Star Trek: The Motion Picture for the Vectrex

Star Trek: The Motion Picture for the Vectrex

Let’s start this by stating that I’m a fan of Star Trek. But, the history of Star Trek gaming has been less than illustrious. This week, as Star Trek Online launches, there’s a new way to march in the footsteps of Captain Kirk. Decades before, a system offered the same opportunity, but in a much simpler format with Star Trek: The Motion Picture for the Vectrex.

Star Trek made its way to the arcade in 1982 with a very nice vector based game by Sega. Since the Vectrex is also a vector graphics system, you might think that Star Trek for the Vectrex is the same. There are similarities between the two, but the Vectrex version is not a port of the arcade game.

The Vectrex cartridge is actually entitled Star Trek: The Motion Picture. Here’s where my Trekker knowledge comes into play. This game has nothing to do with the movie whatsoever. Perhaps the game designers weren’t given the script or maybe they just thought that blasting Klingons would be more fun. If it’s the latter, they were probably right. Interestingly, when the cartridge boots up, it says Star Trek: The Game. I’m guessing that they later added the movie tie-in to distinguish itself from the arcade game for legal reasons.

Let’s beam up some details: When playing, you’re presumably looking out the Enterprise’s viewscreen. Enemy Klingon and Romulan ships attack, and you can respond by firing phasers or raising your shields. You can replenish both by docking at a friendly space station. It is possible to hit the enemy torpedoes mid-flight before they intercept you. Each time you’re hit , and you lose one of your three lives, and the viewscreen cracks. None of this is too dissimilar to the arcade game. When you clear the enemies from any level, you advance to the next. On the 9th level, you reach the Klingon mothership. This is a fast-moving enemy that fires at you aggressively. It seems very hard to beat, I wasn’t able to despite many attempts. You can also reach the mothership by jumping through a black hole represented as a square. Are black holes square?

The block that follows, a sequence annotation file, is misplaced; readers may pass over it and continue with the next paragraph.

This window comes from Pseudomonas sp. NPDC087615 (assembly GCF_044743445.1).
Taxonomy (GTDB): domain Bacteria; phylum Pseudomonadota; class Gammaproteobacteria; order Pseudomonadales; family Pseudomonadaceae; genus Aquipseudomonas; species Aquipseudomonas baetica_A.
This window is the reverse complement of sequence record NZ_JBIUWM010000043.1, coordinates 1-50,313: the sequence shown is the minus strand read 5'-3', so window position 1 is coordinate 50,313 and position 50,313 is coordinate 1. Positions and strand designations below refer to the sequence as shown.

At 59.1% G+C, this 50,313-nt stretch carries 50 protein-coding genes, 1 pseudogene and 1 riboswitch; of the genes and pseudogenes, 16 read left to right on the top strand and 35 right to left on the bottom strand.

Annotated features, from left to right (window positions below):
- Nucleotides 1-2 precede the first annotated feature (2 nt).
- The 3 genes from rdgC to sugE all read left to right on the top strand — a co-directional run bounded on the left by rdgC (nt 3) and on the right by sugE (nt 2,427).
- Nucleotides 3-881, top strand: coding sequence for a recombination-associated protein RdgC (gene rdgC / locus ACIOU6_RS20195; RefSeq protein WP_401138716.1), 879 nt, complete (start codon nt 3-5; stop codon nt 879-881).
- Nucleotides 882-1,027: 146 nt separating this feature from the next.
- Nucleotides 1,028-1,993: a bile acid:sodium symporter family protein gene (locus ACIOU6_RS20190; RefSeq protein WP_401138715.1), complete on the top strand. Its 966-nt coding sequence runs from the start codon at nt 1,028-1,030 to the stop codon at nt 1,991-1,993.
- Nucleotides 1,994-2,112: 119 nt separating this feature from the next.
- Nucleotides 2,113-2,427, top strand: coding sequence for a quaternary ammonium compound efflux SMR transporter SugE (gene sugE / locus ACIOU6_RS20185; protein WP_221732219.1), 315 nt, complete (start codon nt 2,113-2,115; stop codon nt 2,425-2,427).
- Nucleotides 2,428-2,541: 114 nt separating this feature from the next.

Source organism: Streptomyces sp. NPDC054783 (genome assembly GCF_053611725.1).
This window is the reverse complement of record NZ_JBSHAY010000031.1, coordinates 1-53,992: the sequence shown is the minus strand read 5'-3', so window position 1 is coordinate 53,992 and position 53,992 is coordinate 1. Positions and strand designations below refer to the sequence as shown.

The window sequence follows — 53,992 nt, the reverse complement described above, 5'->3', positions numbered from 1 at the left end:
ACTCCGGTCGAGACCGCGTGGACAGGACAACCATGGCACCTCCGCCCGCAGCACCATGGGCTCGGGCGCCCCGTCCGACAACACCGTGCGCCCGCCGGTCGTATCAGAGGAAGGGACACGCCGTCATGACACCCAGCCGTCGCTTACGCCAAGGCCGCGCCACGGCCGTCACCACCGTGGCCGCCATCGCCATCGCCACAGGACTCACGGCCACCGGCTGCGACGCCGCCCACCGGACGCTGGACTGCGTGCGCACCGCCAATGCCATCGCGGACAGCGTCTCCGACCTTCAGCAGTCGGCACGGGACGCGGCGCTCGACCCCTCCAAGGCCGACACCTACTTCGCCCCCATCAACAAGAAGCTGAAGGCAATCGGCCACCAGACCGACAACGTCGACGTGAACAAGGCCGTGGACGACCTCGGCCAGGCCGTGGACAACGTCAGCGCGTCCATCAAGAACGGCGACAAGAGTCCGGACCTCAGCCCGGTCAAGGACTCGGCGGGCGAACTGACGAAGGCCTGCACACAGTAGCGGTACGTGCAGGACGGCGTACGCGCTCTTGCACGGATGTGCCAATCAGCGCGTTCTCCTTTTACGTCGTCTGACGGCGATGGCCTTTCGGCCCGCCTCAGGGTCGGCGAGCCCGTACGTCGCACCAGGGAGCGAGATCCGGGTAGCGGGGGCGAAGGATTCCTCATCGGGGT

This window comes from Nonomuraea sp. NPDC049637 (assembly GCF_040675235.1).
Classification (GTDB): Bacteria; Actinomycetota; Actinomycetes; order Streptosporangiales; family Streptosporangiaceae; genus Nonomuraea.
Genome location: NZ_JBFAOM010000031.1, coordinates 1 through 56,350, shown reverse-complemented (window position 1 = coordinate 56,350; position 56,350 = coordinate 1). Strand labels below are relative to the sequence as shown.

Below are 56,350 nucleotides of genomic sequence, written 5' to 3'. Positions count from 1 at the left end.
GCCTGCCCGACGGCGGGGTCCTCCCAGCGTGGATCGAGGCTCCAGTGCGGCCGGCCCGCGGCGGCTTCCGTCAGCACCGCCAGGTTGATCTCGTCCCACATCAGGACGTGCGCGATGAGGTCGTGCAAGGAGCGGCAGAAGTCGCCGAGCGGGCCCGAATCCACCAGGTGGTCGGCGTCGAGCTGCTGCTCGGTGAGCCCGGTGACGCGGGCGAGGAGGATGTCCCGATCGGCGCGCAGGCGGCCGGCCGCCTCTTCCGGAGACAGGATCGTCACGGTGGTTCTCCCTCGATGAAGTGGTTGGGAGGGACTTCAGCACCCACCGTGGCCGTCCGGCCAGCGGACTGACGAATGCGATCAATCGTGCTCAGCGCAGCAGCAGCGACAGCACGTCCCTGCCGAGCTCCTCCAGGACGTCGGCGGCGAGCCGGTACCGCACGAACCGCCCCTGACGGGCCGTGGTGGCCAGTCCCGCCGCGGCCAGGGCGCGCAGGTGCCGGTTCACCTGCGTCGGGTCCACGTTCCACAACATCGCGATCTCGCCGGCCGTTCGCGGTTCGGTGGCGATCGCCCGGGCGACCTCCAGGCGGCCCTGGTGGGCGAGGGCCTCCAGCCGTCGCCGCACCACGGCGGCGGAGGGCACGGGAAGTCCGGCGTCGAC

Sound effects are minimal. Little music, except a couple of notes at the beginning of each level. There’s a hum when you’re flying that reminded me more of a biplane than the Enterprise. Laser sounds are fairly generic.

I found this game challenging, but mostly because I’m used to an inverted control setup when using a flying game. Pushing up to fly down, and vice versa. This game has the opposite. Graphics are very decent for the time. The space station is three dimensional, but resembles a floating sombrero. Enemy ships look somewhat like their television counterparts. The Vectrex screen overlay adds a nice blue and yellow tint to the action.

Overall, Star Trek: The Motion Picture for the Vectrex isn’t the best game, but its certainly not the worst and doesn’t embarrass the Star Trek franchise like some other offerings. Mr. Spock would logically give this game two stars, but the more emotional Dr.McCoy in me is awarding it a third star.

Gameplay of Star Trek: The Motion Picture for the Vectrex

vinvectrex

Author at Retroist
Vinvectrex has not only reviewed every game made for the Vectrex, but discovered a long lost game for the IBM Jr. and probably changed the history of Star Wars fandom.

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